9. 9. New section heading Examples of dominant functions of each sector: • Oil and gas services: Infra-structure, skills, investment attraction • Clothing and textiles: Lean manufacturing and benchmarking • Agri-processing: New investment, export development and production efficiencies • Engineering: Skills and lean manufacturing. • Clean-tech: Investment attraction, skills • Craft and design Sectors: Entrepreneurship, market development, product development
  10. 10. New section heading Dominant Functions in service sectors: • Call-centres: Investment attraction and skills • ICT sector: Entrepreneurship support; skills development, funding attraction. • Bio-tech: Commercialisation
  11. 11. New section heading Our experience with “Innovation” as a tool • Innovation a very broad concept • Difficult to determine the tools that should be applied • Not well understood in primary/ manufacturing sectors • Difficult to convince CEO’s/MD’s that they need to adopt innovation as a priority (need to focus on more concrete actions) • Triple Helix / R&D considerations less critical? (Applied research & graduate development more important)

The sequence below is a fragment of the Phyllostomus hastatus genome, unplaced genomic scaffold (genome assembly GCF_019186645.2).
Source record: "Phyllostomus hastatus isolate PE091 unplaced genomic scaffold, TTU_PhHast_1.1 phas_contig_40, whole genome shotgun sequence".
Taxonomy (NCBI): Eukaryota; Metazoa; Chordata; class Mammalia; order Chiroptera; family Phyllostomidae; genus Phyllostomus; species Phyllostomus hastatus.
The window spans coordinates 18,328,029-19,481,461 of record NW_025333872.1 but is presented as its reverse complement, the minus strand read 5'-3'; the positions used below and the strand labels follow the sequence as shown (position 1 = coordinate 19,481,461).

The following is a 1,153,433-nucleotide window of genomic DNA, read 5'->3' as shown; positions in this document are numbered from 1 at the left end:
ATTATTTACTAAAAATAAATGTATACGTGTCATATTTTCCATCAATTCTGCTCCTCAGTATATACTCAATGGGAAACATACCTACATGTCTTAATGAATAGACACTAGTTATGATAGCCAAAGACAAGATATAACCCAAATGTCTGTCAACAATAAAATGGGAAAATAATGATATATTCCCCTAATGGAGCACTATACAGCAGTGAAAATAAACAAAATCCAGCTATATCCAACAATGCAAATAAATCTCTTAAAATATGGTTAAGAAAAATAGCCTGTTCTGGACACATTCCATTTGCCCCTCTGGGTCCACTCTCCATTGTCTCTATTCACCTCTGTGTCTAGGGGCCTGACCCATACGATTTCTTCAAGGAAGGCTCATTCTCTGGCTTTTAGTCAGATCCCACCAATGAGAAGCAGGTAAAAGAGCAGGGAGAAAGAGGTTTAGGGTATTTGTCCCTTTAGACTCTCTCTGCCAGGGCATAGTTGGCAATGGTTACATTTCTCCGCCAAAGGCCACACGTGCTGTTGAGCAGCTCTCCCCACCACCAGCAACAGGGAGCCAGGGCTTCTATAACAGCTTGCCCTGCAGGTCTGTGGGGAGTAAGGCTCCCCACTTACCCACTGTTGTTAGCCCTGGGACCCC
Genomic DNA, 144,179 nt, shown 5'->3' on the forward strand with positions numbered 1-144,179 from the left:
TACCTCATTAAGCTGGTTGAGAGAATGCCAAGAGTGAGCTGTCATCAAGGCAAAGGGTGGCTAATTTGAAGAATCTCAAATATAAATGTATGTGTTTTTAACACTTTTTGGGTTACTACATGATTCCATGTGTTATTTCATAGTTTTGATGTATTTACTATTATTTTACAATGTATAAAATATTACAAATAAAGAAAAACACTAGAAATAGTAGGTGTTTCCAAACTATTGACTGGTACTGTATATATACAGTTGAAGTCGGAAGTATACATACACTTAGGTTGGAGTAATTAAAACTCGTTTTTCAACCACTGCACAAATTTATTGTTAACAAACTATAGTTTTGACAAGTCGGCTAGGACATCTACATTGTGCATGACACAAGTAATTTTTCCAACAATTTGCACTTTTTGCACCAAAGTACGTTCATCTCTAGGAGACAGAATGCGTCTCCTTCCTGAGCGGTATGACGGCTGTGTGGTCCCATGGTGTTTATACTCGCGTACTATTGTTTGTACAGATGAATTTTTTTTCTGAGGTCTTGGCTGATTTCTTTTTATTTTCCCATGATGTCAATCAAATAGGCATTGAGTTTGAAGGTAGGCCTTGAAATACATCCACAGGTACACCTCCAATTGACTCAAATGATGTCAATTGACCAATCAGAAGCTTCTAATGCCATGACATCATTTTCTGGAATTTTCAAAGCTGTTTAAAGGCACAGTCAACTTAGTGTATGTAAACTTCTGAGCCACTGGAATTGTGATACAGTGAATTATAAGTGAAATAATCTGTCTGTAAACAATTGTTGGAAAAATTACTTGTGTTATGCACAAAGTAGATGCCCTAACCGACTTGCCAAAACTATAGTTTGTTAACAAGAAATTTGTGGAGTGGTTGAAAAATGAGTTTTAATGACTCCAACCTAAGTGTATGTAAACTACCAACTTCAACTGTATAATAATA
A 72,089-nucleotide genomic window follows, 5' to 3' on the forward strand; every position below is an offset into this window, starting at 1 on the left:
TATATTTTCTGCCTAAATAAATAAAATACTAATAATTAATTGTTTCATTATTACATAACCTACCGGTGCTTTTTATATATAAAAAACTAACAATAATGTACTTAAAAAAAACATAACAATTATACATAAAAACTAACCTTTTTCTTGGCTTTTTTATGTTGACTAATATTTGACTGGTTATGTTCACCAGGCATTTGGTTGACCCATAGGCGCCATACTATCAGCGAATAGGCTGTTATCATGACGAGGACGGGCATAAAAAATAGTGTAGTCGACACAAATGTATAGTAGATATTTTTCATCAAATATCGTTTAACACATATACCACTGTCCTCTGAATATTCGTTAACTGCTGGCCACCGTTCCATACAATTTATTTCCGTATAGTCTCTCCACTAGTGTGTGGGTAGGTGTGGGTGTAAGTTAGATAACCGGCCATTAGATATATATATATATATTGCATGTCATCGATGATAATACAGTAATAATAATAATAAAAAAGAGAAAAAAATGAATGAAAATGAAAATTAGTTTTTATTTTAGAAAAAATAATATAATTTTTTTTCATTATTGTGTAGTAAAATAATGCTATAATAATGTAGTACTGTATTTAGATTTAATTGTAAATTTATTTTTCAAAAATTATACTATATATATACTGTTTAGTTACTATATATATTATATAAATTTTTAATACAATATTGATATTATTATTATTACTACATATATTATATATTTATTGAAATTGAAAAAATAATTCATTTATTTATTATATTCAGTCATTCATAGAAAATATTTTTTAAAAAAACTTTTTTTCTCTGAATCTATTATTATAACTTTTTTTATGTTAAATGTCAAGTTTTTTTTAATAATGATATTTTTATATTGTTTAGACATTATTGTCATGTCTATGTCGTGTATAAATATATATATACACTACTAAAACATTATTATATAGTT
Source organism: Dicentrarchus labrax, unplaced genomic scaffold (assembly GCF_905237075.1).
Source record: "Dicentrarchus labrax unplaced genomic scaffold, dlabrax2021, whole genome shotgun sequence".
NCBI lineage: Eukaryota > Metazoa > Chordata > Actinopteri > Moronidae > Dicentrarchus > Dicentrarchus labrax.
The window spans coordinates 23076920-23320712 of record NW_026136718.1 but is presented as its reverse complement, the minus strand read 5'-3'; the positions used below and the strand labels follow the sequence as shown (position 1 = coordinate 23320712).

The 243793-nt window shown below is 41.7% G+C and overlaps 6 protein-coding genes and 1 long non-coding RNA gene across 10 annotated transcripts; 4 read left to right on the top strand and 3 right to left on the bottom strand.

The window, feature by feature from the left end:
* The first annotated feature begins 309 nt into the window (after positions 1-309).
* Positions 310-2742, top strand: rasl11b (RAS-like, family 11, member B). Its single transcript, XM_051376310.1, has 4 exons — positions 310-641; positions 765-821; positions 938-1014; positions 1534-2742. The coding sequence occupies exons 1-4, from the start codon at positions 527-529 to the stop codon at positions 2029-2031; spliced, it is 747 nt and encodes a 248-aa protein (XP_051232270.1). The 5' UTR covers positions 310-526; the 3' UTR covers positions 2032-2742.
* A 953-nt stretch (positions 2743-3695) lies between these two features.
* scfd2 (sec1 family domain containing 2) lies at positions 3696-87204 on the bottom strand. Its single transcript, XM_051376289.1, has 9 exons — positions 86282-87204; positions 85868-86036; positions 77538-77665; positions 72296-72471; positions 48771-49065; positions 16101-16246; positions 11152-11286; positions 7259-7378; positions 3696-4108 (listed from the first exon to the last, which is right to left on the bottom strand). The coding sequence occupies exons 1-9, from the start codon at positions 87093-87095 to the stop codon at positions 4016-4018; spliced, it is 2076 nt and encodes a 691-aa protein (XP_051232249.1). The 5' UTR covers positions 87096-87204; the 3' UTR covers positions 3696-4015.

12. 12. New section heading For Africa/ Developing countries • Be wary of driving developed economy agenda’s on early-stage cluster development • Focus on addressing competitiveness issues and the underlying market failures confronting each sector • Firm-level upgrading & market development • Skills development • Infra-structure and investment • Regulatory constraints
  13. 13. Thank you